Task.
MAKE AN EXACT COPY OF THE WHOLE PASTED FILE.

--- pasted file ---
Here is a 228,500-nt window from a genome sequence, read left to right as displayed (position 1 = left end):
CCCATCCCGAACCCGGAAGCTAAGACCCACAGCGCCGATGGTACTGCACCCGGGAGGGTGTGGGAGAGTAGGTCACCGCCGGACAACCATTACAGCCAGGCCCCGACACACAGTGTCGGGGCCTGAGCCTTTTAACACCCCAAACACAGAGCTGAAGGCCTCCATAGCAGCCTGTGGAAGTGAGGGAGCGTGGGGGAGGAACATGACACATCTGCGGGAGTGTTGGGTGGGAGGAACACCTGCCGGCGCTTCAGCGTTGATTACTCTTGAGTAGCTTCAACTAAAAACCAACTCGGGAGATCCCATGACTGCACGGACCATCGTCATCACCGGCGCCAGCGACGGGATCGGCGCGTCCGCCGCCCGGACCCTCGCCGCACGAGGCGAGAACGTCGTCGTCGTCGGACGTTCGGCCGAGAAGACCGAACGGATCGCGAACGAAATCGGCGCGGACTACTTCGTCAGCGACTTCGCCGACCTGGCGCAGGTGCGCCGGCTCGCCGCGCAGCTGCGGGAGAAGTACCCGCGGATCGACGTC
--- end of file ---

Here is a 228,500-nt window from a genome sequence, read left to right as displayed (position 1 = left end):
CCCATCCCGAACCCGGAAGCTAAGACCCACAGCGCCGATGGTACTGCACCCGGGAGGGTGTGGGAGAGTAGGTCACCGCCGGACAACCATTACAGCCAGGCCCCGACACACAGTGTCGGGGCCTGAGCCTTTTAACACCCCAAACACAGAGCTGAAGGCCTCCATAGCAGCCTGTGGAAGTGAGGGAGCGTGGGGGAGGAACATGACACATCTGCGGGAGTGTTGGGTGGGAGGAACACCTGCCGGCGCTTCAGCGTTGATTACTCTTGAGTAGCTTCAACTAAAAACCAACTCGGGAGATCCCATGACTGCACGGACCATCGTCATCACCGGCGCCAGCGACGGGATCGGCGCGTCCGCCGCCCGGACCCTCGCCGCACGAGGCGAGAACGTCGTCGTCGTCGGACGTTCGGCCGAGAAGACCGAACGGATCGCGAACGAAATCGGCGCGGACTACTTCGTCAGCGACTTCGCCGACCTGGCGCAGGTGCGCCGGCTCGCCGCGCAGCTGCGGGAGAAGTACCCGCGGATCGACGTC